A dear friend of mine buried her husband last week—the father of her children, the household provider, the man she dreamed with and planned with and told her secrets to. The man whose 1,000-watt smile made hers shine as bright as the African sun at high noon.
The love of her life.
Her heart is absolutely shattered—as are those of all her friends. Because we know what he meant to her. The pain of his loss is visceral. Searing. Late at night, when she and her man and their children are on my mind, I can hear her crying out. And my heart breaks all over again. For her. For him. For them.
I have no pretty words to make it all better—can’t find the nouns and verbs and adjectives to console. Because what has happened is an ugly thing. Something that’s hard to look in the face and take head on. Something that requires much more than the obligatory, “He’s in a better place now,” or “You have your beautiful memories to hold on to,” or the command to “be strong.”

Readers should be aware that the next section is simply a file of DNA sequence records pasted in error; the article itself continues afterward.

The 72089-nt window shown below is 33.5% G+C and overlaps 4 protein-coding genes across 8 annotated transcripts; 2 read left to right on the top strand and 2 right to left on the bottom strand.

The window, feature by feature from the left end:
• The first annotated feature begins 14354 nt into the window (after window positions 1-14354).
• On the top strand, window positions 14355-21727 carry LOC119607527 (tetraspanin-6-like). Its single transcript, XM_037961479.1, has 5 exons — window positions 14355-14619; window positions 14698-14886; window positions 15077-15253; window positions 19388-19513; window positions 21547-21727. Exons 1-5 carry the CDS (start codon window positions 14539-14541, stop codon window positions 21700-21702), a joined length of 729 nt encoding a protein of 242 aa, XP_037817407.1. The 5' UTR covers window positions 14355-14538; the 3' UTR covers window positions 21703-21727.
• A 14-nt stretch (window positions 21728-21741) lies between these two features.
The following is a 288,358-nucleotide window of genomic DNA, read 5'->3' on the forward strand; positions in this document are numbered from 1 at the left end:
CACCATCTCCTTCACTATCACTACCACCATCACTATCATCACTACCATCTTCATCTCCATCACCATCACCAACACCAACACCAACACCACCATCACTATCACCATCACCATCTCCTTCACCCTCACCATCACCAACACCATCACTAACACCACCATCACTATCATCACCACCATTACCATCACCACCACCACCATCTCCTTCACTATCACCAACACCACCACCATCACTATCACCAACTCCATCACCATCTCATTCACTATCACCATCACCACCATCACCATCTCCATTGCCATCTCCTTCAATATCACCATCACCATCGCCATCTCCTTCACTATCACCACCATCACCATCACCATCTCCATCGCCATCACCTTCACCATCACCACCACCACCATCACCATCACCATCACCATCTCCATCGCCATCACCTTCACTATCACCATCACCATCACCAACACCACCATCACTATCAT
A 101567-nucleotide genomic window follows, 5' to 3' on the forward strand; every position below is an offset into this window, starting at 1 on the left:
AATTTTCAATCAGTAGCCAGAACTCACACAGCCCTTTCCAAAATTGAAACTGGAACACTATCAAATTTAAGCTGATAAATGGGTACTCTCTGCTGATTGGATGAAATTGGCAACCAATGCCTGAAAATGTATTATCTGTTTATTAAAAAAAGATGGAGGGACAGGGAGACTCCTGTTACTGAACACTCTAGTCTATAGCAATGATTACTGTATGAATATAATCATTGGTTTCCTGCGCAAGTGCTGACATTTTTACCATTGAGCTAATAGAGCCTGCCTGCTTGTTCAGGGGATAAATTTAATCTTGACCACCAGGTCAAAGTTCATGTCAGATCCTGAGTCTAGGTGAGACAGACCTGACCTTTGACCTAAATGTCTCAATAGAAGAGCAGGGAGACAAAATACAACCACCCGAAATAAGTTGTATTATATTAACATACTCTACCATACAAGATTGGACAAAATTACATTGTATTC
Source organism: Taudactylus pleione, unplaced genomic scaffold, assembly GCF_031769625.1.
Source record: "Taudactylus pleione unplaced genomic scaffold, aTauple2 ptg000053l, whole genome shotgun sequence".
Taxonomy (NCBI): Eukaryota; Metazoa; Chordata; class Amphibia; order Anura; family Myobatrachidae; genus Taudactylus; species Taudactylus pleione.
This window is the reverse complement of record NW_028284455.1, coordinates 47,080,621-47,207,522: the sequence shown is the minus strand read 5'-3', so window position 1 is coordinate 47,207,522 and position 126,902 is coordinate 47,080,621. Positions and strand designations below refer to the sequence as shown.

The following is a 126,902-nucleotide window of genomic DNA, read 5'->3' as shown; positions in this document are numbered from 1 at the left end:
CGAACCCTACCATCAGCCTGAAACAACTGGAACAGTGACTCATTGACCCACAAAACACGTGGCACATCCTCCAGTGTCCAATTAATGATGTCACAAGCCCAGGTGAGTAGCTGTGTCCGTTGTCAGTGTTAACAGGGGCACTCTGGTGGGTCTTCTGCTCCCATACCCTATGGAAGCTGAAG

He should be here.
And though memories are great, having her man here, in the presence of the living—to love and to hold and to cherish and to be with—is just better.
And being told to be strong in such a time of incredible vulnerability just seems so… so… trite.
My dear friend has the right to her anger. And her incredible sadness. And her deep wanting.
For things to be as they were.
With her family intact.
Ha’ mercy, I have no pretty words.
Just open arms and a shoulder for the leaning.
I love you, Jamilah.
Thomas: Soar with the angels.
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